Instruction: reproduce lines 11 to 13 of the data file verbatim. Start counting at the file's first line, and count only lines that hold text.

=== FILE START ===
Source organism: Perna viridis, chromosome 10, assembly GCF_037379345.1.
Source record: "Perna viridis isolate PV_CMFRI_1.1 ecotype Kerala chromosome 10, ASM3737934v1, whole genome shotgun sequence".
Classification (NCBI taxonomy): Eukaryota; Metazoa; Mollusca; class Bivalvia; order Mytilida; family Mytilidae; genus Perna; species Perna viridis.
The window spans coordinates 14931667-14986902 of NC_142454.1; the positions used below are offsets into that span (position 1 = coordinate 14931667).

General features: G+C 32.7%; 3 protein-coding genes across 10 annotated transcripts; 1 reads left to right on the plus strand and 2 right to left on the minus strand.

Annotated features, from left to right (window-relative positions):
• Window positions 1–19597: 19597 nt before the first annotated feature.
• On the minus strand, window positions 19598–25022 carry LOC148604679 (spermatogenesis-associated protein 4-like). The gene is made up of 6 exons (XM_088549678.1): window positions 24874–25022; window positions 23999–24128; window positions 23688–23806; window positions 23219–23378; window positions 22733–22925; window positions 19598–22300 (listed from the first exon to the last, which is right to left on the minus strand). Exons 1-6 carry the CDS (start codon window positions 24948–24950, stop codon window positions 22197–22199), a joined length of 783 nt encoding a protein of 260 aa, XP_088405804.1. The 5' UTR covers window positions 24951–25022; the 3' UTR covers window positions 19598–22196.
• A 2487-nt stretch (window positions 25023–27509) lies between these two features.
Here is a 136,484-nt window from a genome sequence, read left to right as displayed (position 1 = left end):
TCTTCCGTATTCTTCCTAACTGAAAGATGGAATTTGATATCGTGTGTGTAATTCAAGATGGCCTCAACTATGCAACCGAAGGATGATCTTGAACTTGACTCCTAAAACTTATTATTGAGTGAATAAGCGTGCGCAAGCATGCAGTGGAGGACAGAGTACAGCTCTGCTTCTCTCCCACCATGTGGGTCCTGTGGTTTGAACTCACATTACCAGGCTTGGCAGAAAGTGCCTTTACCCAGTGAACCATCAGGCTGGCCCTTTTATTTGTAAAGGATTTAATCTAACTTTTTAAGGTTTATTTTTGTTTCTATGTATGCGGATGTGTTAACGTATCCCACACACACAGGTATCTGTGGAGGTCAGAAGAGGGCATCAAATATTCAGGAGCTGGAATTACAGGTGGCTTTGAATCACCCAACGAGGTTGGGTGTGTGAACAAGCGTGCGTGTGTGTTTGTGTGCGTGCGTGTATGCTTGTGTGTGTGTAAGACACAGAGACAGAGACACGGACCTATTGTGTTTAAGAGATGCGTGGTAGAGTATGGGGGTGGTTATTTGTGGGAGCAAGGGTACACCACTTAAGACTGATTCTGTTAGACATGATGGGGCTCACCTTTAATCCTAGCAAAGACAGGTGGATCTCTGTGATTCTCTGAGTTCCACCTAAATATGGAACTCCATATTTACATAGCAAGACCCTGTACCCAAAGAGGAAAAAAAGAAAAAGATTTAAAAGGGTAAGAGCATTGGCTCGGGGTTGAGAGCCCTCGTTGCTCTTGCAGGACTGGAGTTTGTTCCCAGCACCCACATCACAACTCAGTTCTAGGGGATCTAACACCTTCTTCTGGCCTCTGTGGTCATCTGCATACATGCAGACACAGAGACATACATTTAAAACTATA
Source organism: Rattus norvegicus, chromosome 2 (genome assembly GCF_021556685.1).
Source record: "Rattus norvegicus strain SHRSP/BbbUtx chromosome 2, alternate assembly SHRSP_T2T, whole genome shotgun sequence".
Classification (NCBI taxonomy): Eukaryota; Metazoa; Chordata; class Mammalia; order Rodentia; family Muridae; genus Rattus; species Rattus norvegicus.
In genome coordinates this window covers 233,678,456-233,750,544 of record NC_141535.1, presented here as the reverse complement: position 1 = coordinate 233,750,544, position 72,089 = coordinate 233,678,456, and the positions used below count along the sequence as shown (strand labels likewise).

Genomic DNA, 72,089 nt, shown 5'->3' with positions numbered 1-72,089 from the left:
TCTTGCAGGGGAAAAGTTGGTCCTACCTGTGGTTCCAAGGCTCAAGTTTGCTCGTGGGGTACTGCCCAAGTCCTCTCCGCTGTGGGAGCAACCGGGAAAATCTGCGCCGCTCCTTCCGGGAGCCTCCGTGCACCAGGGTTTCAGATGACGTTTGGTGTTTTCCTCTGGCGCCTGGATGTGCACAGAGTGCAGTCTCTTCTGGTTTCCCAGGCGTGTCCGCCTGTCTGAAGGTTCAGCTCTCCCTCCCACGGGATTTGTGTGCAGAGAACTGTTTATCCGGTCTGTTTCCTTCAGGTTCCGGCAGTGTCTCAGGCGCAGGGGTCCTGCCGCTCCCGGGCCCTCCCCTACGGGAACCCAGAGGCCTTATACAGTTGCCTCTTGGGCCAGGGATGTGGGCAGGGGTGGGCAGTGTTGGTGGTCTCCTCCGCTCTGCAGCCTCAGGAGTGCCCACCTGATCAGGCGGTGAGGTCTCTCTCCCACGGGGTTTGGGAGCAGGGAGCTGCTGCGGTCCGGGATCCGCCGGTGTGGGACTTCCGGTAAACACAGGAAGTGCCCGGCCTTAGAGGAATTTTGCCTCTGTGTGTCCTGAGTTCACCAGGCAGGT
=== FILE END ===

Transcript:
TCTTCCGTATTCTTCCTAACTGAAAGATGGAATTTGATATCGTGTGTGTAATTCAAGATGGCCTCAACTATGCAACCGAAGGATGATCTTGAACTTGACTCCTAAAACTTATTATTGAGTGAATAAGCGTGCGCAAGCATGCAGTGGAGGACAGAGTACAGCTCTGCTTCTCTCCCACCATGTGGGTCCTGTGGTTTGAACTCACATTACCAGGCTTGGCAGAAAGTGCCTTTACCCAGTGAACCATCAGGCTGGCCCTTTTATTTGTAAAGGATTTAATCTAACTTTTTAAGGTTTATTTTTGTTTCTATGTATGCGGATGTGTTAACGTATCCCACACACACAGGTATCTGTGGAGGTCAGAAGAGGGCATCAAATATTCAGGAGCTGGAATTACAGGTGGCTTTGAATCACCCAACGAGGTTGGGTGTGTGAACAAGCGTGCGTGTGTGTTTGTGTGCGTGCGTGTATGCTTGTGTGTGTGTAAGACACAGAGACAGAGACACGGACCTATTGTGTTTAAGAGATGCGTGGTAGAGTATGGGGGTGGTTATTTGTGGGAGCAAGGGTACACCACTTAAGACTGATTCTGTTAGACATGATGGGGCTCACCTTTAATCCTAGCAAAGACAGGTGGATCTCTGTGATTCTCTGAGTTCCACCTAAATATGGAACTCCATATTTACATAGCAAGACCCTGTACCCAAAGAGGAAAAAAAGAAAAAGATTTAAAAGGGTAAGAGCATTGGCTCGGGGTTGAGAGCCCTCGTTGCTCTTGCAGGACTGGAGTTTGTTCCCAGCACCCACATCACAACTCAGTTCTAGGGGATCTAACACCTTCTTCTGGCCTCTGTGGTCATCTGCATACATGCAGACACAGAGACATACATTTAAAACTATA
Source organism: Rattus norvegicus, chromosome 2 (genome assembly GCF_021556685.1).
Source record: "Rattus norvegicus strain SHRSP/BbbUtx chromosome 2, alternate assembly SHRSP_T2T, whole genome shotgun sequence".